By Thomas N.
Let’s cut to the chase, The Adjustment Bureau is not great a great movie, however the filmgoer will most likely enjoy their time at the theater. Enjoyment of The Adjustment Bureau comes from the many questions it raises, and the audiences’ attempts to figure out what the answers will be. The desire to find the answers will keep audience interested until the end. Apparently, the theater I was in skipped the scene that explained everything. Either that, or the movie never resolved questions it raised; leaving the viewer disappointed during the credit roll. The experience is like eating a chocolate-covered-cherry, with just chocolate and no cherry.
The plot surrounds the Adjustment Bureau, a group that controls the fate of everyone in the world. The Bureau makes adjustments to peoples lives so that events happen the way the Bureau desires. This can be as simple as causing someone spill coffee on their shirt so they will be late to work, or something more complex, like determining who is elected president. The plot mentions several times that characters at The Bureau are not human, but it is never explained if they are angels, aliens, robots, gods, or monkeys in people suits for that matter. Therein lies The Adjustment Bureaus biggest problem; the film raises questions the audience wants answered, but these questions are never resolved.
Matt Damon plays Senate Candidate David Norris. He meets an attractive woman, Elise Sellas played by Emily Blunt, however she leaves before he is able to ask for her name or telephone number. Because of random luck, they meet again and this time he gets her phone number. It turns out The Bureau did not want Norris to meet Sellas a second time. They explain this to Norris and make clear to him if he reveals that The Bureau exists, they will kill him. Norris decides not to listen to The Bureau and pursues a relationship with Sellas. The Bureau spends the remainder of the movie trying to stop Norris from marrying Sellas.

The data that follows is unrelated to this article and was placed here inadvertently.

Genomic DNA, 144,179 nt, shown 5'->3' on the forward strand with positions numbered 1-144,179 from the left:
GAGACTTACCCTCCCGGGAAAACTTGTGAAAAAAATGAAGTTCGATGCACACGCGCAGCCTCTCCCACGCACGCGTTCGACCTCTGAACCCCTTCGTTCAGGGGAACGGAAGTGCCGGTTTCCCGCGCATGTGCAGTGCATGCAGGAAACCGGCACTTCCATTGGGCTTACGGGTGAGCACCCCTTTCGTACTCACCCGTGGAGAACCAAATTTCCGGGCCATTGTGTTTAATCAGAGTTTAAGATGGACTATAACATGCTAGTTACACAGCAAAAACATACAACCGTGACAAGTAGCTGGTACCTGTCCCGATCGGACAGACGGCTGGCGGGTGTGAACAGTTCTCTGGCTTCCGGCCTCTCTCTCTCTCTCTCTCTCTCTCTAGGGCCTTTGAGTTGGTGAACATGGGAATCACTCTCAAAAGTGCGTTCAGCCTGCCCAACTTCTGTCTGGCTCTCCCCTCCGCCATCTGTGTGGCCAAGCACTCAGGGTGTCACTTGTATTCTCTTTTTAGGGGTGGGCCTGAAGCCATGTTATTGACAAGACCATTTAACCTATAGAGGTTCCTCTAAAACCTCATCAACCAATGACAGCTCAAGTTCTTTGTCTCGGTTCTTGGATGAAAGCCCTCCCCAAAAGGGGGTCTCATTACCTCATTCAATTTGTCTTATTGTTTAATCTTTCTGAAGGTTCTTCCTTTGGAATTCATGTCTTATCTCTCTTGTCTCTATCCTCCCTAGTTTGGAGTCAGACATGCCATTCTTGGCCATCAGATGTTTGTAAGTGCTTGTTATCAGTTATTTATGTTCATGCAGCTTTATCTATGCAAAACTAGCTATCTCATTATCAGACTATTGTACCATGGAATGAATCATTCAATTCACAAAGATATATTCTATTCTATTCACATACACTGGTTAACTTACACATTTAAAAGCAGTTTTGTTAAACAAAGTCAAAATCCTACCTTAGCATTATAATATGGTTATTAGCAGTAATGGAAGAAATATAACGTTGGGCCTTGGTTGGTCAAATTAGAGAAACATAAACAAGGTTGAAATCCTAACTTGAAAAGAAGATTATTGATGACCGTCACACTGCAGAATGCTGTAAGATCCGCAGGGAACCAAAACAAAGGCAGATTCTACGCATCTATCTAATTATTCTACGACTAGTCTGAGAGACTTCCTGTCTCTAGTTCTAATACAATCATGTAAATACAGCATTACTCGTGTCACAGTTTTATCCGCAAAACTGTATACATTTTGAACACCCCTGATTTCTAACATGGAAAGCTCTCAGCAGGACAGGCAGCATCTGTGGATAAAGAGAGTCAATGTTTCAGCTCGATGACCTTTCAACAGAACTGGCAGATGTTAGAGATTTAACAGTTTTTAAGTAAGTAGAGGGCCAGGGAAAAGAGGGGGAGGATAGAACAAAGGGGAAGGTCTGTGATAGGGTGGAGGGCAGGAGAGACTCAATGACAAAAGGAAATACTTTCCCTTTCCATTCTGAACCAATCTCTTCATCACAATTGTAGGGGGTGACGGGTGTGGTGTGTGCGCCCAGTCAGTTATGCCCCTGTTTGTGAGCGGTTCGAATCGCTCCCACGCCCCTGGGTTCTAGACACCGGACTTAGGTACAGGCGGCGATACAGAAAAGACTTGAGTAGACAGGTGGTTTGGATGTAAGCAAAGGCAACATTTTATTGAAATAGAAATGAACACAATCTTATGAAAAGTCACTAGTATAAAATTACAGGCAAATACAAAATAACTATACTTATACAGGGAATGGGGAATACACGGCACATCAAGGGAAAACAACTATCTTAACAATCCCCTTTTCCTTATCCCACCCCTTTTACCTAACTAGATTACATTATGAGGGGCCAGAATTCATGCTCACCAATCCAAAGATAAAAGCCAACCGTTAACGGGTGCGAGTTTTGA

Matt Damon’s acting in the role of Norris seemed to lack character depth compared to some of his other movies such as The Talented Mr. Ripley in which he was full of passion. This character had little emotion, with nothing in the movie that would help the audience to remember who he was or any strength he may have. He wasn’t overly intelligent or overly charming. He had a few funny lines thrown here and there but nothing exceptional. With Damon being a two-time academy award nominee his role portrayals are usually intense and believable, yet in this role he is neither believable nor interesting. Seeing an actor who is as skilled as Matt Damon in a character that was so lacking compared to his previous work begs to question was it more George Nolfi’s screenplay adaptation of the short story or because it was Nolfi’s first attempt at directing rather than Damon’s acting skills? Norris’ love interest played by Emily Blunt was a plot-device more than a fully developed character. And Blunt played this part with little depth and personality as well.
Early in the movie it is divulged that The Bureau is led by someone called The Chairman. The entire movie the audience will wonder who The Chairman is, but this is never answered It could be Elvis or Darth Vader. These questions are constantly popping up, Who and what are the Adjustment Bureau? How does The Bureau know what it does? Why do they care? Who is the Chairman? The movie would be great if these questions were answered. Even if there was a twist at the end of the movie such as Sellas is The Chairman or it was all a dream; but no. The ending is so stupidly perfect and forced that everything leading up to it is ruined.
The worst part of The Adjustment Bureau is that it had potential. The plot had chances to take a dull premise and make it into something great, but it did not. The film also had the opportunity to be very intellectual and surprise audiences with an amazing third-act twist. Again, it did not.
A disappointing 5 out of 10
cast & credits
Universal Pictures presents a film directed and written by George Nolfi, based on the short story “Adjustment Team” by Philip K. Dick. Running time: 105 minutes. Rated PG-13 (for brief strong language, some sexuality and a violent image).